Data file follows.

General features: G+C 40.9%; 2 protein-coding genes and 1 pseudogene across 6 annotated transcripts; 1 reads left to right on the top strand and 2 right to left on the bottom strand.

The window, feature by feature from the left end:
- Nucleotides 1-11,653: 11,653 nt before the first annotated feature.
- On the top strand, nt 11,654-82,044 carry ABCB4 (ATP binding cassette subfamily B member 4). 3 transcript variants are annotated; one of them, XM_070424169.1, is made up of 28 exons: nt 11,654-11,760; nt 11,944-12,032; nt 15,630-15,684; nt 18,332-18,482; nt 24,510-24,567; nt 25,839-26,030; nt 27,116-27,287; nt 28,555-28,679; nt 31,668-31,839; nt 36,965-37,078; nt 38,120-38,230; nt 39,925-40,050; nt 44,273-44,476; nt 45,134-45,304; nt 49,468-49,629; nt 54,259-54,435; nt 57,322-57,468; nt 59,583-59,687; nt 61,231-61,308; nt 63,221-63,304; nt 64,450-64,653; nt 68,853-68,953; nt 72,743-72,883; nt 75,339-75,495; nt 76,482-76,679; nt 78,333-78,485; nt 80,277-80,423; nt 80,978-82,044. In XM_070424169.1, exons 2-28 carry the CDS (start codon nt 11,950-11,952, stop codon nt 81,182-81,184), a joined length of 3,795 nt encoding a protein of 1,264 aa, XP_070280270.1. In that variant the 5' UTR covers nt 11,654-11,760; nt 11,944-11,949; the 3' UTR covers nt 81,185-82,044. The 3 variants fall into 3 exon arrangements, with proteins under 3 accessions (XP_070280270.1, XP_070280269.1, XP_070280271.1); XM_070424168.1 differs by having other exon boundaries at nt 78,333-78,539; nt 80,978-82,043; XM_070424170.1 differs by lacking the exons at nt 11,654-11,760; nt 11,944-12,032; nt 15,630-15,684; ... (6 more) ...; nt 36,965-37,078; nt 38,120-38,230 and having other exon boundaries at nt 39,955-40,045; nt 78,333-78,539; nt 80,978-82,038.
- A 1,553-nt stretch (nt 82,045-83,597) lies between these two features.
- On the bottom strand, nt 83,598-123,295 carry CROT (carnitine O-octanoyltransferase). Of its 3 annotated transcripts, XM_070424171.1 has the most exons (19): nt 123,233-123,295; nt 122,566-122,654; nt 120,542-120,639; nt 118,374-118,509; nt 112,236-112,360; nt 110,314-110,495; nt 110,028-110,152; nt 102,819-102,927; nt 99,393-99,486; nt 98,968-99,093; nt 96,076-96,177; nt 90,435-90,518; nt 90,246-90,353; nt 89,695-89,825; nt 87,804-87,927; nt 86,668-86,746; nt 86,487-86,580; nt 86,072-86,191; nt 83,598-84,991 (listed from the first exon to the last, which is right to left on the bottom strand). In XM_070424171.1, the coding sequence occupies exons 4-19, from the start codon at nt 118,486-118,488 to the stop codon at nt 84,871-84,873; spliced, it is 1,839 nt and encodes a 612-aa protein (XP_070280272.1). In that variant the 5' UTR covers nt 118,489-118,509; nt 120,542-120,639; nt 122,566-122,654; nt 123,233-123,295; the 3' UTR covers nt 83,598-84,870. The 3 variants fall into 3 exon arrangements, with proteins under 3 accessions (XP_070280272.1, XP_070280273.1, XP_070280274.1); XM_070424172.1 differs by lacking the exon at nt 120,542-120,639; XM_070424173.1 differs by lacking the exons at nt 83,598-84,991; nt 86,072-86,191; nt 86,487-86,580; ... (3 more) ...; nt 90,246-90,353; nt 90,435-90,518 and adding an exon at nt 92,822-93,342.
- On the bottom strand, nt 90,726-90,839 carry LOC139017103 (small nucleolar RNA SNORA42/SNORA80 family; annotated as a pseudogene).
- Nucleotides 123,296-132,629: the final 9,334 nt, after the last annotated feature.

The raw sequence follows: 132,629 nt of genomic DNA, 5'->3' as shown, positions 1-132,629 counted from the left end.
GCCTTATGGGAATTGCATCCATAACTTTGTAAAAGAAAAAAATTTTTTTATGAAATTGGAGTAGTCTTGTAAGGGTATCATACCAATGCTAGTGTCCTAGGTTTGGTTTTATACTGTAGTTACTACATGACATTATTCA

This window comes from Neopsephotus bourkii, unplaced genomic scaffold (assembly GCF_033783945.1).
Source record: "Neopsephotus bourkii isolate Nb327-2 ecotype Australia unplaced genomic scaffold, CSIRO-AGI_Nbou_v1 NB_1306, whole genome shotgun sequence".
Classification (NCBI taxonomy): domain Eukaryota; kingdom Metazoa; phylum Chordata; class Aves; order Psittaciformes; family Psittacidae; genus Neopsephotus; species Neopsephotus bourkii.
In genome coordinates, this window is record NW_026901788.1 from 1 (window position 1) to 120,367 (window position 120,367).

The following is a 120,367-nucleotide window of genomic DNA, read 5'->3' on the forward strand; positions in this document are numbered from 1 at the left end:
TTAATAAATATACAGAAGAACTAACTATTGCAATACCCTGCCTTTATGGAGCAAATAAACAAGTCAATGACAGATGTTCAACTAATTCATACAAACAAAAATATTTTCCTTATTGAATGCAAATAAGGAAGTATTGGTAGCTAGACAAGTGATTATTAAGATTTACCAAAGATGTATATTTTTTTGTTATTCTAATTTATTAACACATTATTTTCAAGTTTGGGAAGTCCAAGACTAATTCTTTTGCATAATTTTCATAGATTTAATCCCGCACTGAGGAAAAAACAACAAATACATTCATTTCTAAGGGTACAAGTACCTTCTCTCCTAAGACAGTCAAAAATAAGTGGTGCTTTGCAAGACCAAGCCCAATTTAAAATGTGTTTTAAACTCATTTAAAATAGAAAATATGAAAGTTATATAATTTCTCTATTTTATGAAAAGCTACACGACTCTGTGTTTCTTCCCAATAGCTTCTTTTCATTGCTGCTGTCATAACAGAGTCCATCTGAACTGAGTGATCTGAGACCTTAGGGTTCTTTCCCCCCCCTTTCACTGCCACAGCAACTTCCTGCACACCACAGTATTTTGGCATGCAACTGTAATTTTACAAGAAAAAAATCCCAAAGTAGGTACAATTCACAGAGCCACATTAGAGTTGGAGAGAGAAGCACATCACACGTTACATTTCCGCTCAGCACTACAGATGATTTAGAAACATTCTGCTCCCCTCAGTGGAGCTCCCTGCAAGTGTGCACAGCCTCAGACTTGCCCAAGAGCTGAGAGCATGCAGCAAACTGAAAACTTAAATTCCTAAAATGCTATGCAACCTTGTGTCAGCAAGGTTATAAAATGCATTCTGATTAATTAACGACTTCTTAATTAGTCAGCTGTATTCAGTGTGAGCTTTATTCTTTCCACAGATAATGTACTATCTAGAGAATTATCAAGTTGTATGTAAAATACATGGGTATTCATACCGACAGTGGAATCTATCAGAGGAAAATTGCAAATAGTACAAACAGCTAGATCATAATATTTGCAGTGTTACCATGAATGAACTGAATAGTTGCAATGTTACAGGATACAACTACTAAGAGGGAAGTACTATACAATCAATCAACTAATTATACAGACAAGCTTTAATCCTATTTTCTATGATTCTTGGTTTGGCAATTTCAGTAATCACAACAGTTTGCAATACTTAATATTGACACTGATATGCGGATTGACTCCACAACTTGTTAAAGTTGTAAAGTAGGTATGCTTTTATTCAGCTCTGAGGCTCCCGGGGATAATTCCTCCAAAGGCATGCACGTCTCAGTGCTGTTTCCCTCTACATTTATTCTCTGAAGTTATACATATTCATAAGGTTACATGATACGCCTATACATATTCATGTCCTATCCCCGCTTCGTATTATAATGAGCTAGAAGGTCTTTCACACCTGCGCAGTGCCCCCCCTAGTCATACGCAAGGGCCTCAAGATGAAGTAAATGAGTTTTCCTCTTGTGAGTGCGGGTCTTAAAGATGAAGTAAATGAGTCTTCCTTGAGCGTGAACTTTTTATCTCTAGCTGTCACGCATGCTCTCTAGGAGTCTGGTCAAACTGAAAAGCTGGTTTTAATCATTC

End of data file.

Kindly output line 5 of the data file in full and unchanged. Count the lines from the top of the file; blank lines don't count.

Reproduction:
- A 1,553-nt stretch (nt 82,045-83,597) lies between these two features.